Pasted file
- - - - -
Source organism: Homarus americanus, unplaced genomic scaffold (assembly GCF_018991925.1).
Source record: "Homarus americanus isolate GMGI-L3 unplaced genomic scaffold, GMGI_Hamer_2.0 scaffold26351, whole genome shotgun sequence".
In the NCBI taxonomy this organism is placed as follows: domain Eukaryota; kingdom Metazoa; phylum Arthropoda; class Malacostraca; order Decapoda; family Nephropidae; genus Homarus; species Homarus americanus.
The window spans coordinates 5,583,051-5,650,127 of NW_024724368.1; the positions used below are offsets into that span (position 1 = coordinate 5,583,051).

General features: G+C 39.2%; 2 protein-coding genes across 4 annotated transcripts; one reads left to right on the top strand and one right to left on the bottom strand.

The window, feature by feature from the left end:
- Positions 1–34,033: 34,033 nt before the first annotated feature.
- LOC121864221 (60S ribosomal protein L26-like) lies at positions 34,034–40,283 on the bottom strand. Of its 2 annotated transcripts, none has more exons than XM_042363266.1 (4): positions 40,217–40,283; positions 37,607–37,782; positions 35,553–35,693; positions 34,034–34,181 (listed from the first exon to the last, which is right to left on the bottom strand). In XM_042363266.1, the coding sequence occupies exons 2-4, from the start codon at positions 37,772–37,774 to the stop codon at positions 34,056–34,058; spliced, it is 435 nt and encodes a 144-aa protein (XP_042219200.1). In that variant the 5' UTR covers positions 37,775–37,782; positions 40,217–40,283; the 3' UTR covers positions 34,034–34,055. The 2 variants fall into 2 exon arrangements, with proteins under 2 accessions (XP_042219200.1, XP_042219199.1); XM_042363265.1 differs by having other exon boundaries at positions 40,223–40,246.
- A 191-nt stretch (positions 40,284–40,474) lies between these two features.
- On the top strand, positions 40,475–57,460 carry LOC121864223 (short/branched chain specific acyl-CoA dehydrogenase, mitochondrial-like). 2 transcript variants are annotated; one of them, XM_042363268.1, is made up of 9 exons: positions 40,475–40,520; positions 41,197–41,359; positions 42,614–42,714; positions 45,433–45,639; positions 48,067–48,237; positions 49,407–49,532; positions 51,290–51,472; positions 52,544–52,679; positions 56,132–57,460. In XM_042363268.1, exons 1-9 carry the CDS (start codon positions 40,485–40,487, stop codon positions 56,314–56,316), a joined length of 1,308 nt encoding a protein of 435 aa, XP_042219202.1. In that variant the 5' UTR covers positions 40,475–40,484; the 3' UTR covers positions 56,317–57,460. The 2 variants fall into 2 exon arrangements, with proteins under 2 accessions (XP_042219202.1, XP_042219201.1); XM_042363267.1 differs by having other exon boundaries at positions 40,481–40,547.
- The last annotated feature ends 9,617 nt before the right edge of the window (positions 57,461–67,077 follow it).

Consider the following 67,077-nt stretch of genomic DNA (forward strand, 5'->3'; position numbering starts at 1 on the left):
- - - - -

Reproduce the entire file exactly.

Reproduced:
Source organism: Homarus americanus, unplaced genomic scaffold (assembly GCF_018991925.1).
Source record: "Homarus americanus isolate GMGI-L3 unplaced genomic scaffold, GMGI_Hamer_2.0 scaffold26351, whole genome shotgun sequence".
In the NCBI taxonomy this organism is placed as follows: domain Eukaryota; kingdom Metazoa; phylum Arthropoda; class Malacostraca; order Decapoda; family Nephropidae; genus Homarus; species Homarus americanus.
The window spans coordinates 5,583,051-5,650,127 of NW_024724368.1; the positions used below are offsets into that span (position 1 = coordinate 5,583,051).

General features: G+C 39.2%; 2 protein-coding genes across 4 annotated transcripts; one reads left to right on the top strand and one right to left on the bottom strand.

The window, feature by feature from the left end:
- Positions 1–34,033: 34,033 nt before the first annotated feature.
- LOC121864221 (60S ribosomal protein L26-like) lies at positions 34,034–40,283 on the bottom strand. Of its 2 annotated transcripts, none has more exons than XM_042363266.1 (4): positions 40,217–40,283; positions 37,607–37,782; positions 35,553–35,693; positions 34,034–34,181 (listed from the first exon to the last, which is right to left on the bottom strand). In XM_042363266.1, the coding sequence occupies exons 2-4, from the start codon at positions 37,772–37,774 to the stop codon at positions 34,056–34,058; spliced, it is 435 nt and encodes a 144-aa protein (XP_042219200.1). In that variant the 5' UTR covers positions 37,775–37,782; positions 40,217–40,283; the 3' UTR covers positions 34,034–34,055. The 2 variants fall into 2 exon arrangements, with proteins under 2 accessions (XP_042219200.1, XP_042219199.1); XM_042363265.1 differs by having other exon boundaries at positions 40,223–40,246.
- A 191-nt stretch (positions 40,284–40,474) lies between these two features.
- On the top strand, positions 40,475–57,460 carry LOC121864223 (short/branched chain specific acyl-CoA dehydrogenase, mitochondrial-like). 2 transcript variants are annotated; one of them, XM_042363268.1, is made up of 9 exons: positions 40,475–40,520; positions 41,197–41,359; positions 42,614–42,714; positions 45,433–45,639; positions 48,067–48,237; positions 49,407–49,532; positions 51,290–51,472; positions 52,544–52,679; positions 56,132–57,460. In XM_042363268.1, exons 1-9 carry the CDS (start codon positions 40,485–40,487, stop codon positions 56,314–56,316), a joined length of 1,308 nt encoding a protein of 435 aa, XP_042219202.1. In that variant the 5' UTR covers positions 40,475–40,484; the 3' UTR covers positions 56,317–57,460. The 2 variants fall into 2 exon arrangements, with proteins under 2 accessions (XP_042219202.1, XP_042219201.1); XM_042363267.1 differs by having other exon boundaries at positions 40,481–40,547.
- The last annotated feature ends 9,617 nt before the right edge of the window (positions 57,461–67,077 follow it).

Consider the following 67,077-nt stretch of genomic DNA (forward strand, 5'->3'; position numbering starts at 1 on the left):